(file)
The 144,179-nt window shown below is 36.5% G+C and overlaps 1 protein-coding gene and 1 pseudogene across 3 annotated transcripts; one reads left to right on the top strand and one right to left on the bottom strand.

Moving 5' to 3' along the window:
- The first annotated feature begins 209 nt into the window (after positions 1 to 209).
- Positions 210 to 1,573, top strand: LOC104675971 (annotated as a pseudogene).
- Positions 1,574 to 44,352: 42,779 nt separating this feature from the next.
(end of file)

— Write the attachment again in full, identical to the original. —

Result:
The 144,179-nt window shown below is 36.5% G+C and overlaps 1 protein-coding gene and 1 pseudogene across 3 annotated transcripts; one reads left to right on the top strand and one right to left on the bottom strand.

Moving 5' to 3' along the window:
- The first annotated feature begins 209 nt into the window (after positions 1 to 209).
- Positions 210 to 1,573, top strand: LOC104675971 (annotated as a pseudogene).
- Positions 1,574 to 44,352: 42,779 nt separating this feature from the next.